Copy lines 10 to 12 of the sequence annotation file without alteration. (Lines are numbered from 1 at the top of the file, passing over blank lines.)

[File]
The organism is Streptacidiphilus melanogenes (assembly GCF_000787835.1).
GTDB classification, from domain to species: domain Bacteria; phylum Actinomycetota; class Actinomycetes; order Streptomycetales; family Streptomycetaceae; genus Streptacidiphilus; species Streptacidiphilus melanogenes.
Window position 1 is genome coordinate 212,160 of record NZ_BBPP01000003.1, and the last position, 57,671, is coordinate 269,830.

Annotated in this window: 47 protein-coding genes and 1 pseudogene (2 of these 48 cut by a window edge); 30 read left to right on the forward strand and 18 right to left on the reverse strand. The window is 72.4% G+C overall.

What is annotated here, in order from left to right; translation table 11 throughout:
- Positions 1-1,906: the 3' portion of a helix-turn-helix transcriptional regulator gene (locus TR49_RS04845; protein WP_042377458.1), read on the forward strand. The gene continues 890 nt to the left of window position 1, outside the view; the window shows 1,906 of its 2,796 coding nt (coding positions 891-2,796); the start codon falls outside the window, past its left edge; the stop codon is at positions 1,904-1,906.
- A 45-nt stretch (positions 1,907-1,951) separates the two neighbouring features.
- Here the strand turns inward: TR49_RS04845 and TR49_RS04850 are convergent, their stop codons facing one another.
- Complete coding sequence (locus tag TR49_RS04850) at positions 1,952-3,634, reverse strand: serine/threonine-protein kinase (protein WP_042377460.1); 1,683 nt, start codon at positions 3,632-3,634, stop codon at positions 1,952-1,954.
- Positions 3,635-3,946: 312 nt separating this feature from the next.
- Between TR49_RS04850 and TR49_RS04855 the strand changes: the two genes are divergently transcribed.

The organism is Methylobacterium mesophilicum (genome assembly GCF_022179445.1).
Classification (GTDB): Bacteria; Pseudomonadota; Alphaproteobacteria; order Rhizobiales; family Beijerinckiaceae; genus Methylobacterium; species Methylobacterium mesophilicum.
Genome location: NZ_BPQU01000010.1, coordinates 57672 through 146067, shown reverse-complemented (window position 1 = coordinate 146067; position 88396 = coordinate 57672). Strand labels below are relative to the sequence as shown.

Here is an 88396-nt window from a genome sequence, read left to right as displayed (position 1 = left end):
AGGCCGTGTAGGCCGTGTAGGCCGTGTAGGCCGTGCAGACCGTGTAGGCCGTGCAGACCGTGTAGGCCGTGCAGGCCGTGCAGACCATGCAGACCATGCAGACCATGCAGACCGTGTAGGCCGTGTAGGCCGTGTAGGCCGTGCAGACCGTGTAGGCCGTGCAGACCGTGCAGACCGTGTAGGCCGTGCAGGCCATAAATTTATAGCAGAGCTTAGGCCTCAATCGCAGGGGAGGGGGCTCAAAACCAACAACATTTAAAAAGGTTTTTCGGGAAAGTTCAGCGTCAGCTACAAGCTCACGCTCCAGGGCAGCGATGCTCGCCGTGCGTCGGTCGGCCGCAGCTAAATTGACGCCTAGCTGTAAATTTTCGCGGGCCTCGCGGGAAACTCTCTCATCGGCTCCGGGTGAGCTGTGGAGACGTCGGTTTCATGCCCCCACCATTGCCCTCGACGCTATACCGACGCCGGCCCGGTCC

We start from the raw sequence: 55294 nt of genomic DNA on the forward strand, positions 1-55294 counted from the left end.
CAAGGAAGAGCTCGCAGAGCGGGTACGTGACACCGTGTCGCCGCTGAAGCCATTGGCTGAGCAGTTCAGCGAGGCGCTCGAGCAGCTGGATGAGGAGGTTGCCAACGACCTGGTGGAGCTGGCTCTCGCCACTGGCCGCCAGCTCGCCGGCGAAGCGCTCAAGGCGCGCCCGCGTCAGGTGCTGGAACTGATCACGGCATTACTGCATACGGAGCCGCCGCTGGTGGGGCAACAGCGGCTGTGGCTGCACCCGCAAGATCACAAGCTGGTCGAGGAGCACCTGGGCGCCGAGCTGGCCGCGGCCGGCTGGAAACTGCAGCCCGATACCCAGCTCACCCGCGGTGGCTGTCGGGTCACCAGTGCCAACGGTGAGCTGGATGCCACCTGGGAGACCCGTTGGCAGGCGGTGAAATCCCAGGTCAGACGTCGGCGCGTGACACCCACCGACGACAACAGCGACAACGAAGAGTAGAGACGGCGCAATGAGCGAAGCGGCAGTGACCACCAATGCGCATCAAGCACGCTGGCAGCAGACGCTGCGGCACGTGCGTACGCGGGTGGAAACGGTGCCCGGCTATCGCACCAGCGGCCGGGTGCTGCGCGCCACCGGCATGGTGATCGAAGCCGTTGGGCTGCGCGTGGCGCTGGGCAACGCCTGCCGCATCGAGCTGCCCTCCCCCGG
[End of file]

- Positions 3,635-3,946: 312 nt separating this feature from the next.
- Between TR49_RS04850 and TR49_RS04855 the strand changes: the two genes are divergently transcribed.

The organism is Methylobacterium mesophilicum (genome assembly GCF_022179445.1).